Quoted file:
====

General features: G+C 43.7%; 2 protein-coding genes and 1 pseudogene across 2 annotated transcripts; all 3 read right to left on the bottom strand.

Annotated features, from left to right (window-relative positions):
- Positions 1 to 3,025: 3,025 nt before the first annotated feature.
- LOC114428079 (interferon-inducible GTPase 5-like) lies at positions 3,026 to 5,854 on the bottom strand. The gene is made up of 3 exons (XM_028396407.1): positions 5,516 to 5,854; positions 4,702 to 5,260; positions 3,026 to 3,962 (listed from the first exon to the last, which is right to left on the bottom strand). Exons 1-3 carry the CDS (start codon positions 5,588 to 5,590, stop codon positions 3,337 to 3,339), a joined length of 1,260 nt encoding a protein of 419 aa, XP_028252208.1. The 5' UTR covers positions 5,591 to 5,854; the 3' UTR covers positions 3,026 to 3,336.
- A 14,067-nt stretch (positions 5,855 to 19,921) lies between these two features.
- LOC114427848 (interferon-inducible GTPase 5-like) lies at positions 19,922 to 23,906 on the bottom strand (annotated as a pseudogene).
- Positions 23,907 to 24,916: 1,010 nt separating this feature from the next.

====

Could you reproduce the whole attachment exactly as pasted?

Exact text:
General features: G+C 43.7%; 2 protein-coding genes and 1 pseudogene across 2 annotated transcripts; all 3 read right to left on the bottom strand.

Annotated features, from left to right (window-relative positions):
- Positions 1 to 3,025: 3,025 nt before the first annotated feature.
- LOC114428079 (interferon-inducible GTPase 5-like) lies at positions 3,026 to 5,854 on the bottom strand. The gene is made up of 3 exons (XM_028396407.1): positions 5,516 to 5,854; positions 4,702 to 5,260; positions 3,026 to 3,962 (listed from the first exon to the last, which is right to left on the bottom strand). Exons 1-3 carry the CDS (start codon positions 5,588 to 5,590, stop codon positions 3,337 to 3,339), a joined length of 1,260 nt encoding a protein of 419 aa, XP_028252208.1. The 5' UTR covers positions 5,591 to 5,854; the 3' UTR covers positions 3,026 to 3,336.
- A 14,067-nt stretch (positions 5,855 to 19,921) lies between these two features.
- LOC114427848 (interferon-inducible GTPase 5-like) lies at positions 19,922 to 23,906 on the bottom strand (annotated as a pseudogene).
- Positions 23,907 to 24,916: 1,010 nt separating this feature from the next.